Eurest Value Bowls

Published in Menu Strategies

The Restaurant Week promotion planned for Eurest B&I cafés this spring will feature Value Bowls—mini tastings of globally inspired foods.

“Every city in America has a Restaurant Week, during which all the top restaurants do a special menu,” says Christopher Ivens-Brown, vice president of culinary development and executive chef of Eurest, based in Charlotte, N.C., a division of Compass Group North America. “We continue to be innovative in the deli and grill and salad bars, but people want a change sometimes. So we thought we would jump on the whole Restaurant Week idea and give them value as well as great food.”

The promo will follow in the footsteps of a successful Eurest tapas program inspired by the foods of Spain, Portugal and the Mediterranean, but with influences extending to India, the Middle East, Asia and American regions. Individual bowls will be priced from $1.00 to $2.99 apiece.

“Imagine walking into a café in New Orleans or New York City and tasting a small amount of deconstructed seafood chowder,” says Ivens-Brown. “Or you are in Southern California and you get a really nice small piece of pan-seared whitefish with a little couscous or a miniature Caesar salad. A chef can do just about anything in a small bowl.”

Small bowls also promise to make catering trendier and more exciting. “Instead of putting food into chafing dishes, we can put out a whole array of little bowls,” says Ivens-Brown. “That’s a great way to add value for the consumer.”

Menu Sampler: Eurest
Value Bowls/Small Plates

  • Eastern Carolina BBQ Turkey Sandwich with Sweet Roasted Peach Slaw
  • Za’tar Greek Salad with Chicken
  • Baja Cod Tacos with Avocado Cream and Slaw
  • Grilled Chili Lime Corn on a Stick
  • Mongolian Beef with Oyster Sauce
  • Steak Coconut Curry

Price range: $1.00/$1.59/$2.59/$2.99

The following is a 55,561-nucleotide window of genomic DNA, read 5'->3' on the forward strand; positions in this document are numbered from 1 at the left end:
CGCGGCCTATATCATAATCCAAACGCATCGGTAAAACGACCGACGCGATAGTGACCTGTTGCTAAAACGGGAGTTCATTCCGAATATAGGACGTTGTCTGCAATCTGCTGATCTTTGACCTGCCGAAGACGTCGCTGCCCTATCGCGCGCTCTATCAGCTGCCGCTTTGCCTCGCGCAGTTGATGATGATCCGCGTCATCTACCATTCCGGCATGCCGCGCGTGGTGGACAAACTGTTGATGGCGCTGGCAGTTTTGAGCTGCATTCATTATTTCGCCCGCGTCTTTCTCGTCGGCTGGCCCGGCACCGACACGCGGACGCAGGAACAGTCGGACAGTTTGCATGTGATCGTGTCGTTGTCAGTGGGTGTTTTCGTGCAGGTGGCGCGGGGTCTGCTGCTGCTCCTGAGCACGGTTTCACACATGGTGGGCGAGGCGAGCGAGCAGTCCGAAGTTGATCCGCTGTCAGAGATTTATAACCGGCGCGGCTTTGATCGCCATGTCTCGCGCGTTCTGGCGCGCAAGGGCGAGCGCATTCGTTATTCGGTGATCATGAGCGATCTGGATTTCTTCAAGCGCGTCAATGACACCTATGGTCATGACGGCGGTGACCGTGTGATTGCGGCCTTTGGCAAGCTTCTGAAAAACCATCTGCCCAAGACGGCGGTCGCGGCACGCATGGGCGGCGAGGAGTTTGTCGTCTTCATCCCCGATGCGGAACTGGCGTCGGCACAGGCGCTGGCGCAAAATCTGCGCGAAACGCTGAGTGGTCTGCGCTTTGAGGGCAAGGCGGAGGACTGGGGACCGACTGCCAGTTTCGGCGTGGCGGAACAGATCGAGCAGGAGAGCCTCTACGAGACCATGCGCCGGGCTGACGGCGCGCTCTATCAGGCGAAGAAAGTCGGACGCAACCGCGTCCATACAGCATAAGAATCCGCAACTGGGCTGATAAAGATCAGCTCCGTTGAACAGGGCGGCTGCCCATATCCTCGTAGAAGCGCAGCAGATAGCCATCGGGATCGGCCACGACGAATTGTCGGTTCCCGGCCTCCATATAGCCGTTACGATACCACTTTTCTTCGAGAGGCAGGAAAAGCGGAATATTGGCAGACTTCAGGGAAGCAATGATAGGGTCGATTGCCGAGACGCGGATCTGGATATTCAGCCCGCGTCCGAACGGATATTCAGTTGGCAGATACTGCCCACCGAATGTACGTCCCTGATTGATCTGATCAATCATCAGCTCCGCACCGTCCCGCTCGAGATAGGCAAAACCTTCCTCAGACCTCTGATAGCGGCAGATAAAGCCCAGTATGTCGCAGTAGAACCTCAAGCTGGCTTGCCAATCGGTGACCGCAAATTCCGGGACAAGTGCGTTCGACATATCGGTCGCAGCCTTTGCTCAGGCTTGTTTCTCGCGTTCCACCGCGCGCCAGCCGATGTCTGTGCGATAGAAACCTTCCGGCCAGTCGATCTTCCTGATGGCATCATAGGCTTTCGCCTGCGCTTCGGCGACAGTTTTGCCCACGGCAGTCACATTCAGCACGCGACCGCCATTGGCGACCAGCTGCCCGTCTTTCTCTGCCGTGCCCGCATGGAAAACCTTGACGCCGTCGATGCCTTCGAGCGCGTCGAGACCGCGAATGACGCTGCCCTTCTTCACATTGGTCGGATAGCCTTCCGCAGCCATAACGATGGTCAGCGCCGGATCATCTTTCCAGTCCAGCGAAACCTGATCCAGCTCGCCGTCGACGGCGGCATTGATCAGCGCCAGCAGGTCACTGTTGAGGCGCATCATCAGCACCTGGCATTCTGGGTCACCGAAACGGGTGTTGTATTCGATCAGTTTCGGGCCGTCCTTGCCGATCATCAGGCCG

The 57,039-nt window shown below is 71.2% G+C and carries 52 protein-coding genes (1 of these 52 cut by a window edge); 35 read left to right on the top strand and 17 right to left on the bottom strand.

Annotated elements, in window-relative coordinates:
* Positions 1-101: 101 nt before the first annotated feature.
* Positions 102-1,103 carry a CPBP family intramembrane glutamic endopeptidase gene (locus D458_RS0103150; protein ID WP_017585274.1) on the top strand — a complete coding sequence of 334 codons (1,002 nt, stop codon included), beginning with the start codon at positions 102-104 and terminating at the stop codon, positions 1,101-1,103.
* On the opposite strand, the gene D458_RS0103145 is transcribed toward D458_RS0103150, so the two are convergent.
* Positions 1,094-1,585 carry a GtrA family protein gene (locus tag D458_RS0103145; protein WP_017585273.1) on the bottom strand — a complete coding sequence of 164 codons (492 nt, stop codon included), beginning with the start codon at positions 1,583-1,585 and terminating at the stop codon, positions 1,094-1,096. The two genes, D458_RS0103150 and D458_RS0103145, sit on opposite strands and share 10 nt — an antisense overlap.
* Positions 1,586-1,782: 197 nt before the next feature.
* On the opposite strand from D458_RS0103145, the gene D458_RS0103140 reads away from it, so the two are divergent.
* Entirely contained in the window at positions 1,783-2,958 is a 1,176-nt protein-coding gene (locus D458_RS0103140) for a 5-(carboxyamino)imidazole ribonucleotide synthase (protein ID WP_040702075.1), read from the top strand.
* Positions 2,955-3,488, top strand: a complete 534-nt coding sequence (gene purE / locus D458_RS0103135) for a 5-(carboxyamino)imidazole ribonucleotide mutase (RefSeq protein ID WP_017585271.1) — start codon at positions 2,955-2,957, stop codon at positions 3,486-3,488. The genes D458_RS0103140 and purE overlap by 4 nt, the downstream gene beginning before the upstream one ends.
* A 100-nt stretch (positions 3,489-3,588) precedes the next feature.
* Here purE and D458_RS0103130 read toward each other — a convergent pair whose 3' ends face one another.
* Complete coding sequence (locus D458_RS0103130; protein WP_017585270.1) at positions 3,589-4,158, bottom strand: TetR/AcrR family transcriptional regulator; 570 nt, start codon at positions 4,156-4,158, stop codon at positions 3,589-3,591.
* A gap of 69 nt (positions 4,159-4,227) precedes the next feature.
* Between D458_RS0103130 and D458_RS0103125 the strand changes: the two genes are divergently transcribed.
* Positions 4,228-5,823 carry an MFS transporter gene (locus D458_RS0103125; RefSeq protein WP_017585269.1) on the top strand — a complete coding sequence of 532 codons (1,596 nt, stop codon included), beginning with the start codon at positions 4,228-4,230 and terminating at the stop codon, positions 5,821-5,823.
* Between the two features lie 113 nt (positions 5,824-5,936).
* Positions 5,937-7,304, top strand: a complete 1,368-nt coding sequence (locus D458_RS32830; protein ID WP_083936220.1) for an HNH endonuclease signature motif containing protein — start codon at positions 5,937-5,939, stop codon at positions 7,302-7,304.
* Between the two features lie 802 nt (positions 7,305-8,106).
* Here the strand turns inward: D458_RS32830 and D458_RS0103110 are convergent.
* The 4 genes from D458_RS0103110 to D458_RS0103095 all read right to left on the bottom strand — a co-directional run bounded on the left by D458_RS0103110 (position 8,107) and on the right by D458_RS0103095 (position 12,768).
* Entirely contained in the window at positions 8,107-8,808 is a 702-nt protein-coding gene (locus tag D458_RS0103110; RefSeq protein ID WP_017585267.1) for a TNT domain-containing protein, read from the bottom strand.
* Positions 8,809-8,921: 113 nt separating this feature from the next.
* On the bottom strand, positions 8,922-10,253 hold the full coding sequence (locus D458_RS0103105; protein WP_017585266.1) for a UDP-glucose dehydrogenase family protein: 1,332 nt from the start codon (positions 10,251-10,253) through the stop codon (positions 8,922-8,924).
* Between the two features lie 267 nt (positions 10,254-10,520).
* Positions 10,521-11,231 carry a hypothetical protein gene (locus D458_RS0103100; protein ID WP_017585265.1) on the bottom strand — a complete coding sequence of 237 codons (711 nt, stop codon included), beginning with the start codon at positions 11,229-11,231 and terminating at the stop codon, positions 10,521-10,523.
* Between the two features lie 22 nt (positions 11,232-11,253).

More From FoodService Director

Industry News & Opinion

When looking for a way to get more use out of its Canyon Cafe, open during the weekends only, California Polytechnic State University in San Luis Obispo, Calif., tried something new: free cooking classes.

Classes are open to students, as well as faculty and staff, and are taught by Campus Dining Executive Chef Michael Albright, according to Mustang News .

The weekday classes, which are capped at 14 participants, have taught attendees how to make items such as probiotic overnight oats and “the perfect turkey.” Interested parties can sign up online via the school’s dining...

Managing Your Business
chef online sourcing

More than 40% of restaurants buy supplies from online sources such as Amazon at least once per month, reducing their reliance on distributors, according to new research from Technomic.

The bulk of the online shopping—what Technomic calls third-party e-sourcing, or 3ES—is for nonperishable foods and other supplies that can’t spoil, such as disposables. "Today, operators are most inclined to purchase products in the nonfoods and shelf space but are reluctant to source frozen and perishables from 3ES,” said Joe Pawlak, managing principal of Technomic. “However, they can envision a...

Industry News & Opinion

Anchorage School District in Anchorage, Alaska, is offering free meals to students this week while schools are closed due to the recent earthquake, KTVA reports.

The meals are being served at nine schools throughout the district between 11 a.m. and 3 p.m. and are available to anyone 18 and under. The district has provided school buses at each location to allow students to eat inside.

Read the full story via ktva.com .

Industry News & Opinion

The United States Department of Agriculture (USDA) has announced its final rule on school meal standards .

The final rule builds upon the USDA's changes to school meal standards announced last year . It will keep the sodium Target 1 limits in place through school year 2023-2024, and Target 2 limits will go into effect for the 2024-2025 school year. The final sodium target (Target 3) will be eliminated.

While operators have been able to meet sodium Target 1 limits, many felt that the second two would be difficult to acheive. Over 90% of respondents in a School Nutrition...

FSD Resources